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1. Overview

In this short tutorial, we'll see how to launch TestNG tests from the command line. This is useful for builds or if we want to run an individual test directly during development.
We may use a build tool like Maven to execute our tests, or we may wish to run them directly via the java command.
Let's look at both approaches.

2. Example Project Overview

For our example, let's use some code containing one service that formats a date into a string:

public class DateSerializerService {
    public String serializeDate(Date date, String format) {
        SimpleDateFormat dateFormat = new SimpleDateFormat(format);
        return dateFormat.format(date);
    }
}

For the test, let's have one test to check that a NullPointerExeception is thrown when a null date is passed to the service:

@Test(testName = "Date Serializer")
public class DateSerializerServiceUnitTest {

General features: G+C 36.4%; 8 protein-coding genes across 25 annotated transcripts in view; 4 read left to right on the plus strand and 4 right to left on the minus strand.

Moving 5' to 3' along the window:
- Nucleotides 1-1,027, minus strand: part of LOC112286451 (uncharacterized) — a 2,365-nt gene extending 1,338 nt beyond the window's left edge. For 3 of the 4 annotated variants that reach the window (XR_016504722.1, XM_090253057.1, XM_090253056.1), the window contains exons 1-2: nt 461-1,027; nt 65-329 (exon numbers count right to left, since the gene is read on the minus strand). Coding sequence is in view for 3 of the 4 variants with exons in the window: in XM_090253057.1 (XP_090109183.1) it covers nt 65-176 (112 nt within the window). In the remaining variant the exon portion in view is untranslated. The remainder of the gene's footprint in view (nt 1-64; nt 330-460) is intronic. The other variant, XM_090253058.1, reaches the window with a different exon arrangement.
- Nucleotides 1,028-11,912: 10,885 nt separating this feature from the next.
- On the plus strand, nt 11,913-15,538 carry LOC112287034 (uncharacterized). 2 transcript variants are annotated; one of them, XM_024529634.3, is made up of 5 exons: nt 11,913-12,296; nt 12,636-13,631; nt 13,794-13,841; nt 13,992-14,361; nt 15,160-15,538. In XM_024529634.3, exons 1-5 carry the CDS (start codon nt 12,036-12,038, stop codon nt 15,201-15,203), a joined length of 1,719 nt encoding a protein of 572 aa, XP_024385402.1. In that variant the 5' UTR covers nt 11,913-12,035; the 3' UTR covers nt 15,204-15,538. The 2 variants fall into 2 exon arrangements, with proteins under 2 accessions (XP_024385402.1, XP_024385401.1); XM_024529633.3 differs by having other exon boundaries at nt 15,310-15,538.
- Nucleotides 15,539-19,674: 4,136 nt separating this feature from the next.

private DateSerializerService toTest;

    @BeforeClass
    public void beforeClass() {
        toTest = new DateSerializerService();
    }

    @Test(expectedExceptions = { NullPointerException.class })
    void givenNullDate_whenSerializeDate_thenThrowsException() {
        Date dateToTest = null;

        toTest.serializeDate(dateToTest, "yyyy/MM/dd HH:mm:ss.SSS");
    }
}

We'll also create a pom.xml that defines the required dependencies to execute TestNG from the command line. The first dependency we need is TestNG:

<dependency>
    <groupId>org.testng</groupId>
    <artifactId>testng</artifactId>
    <version>7.4.0</version>
    <scope>test</scope>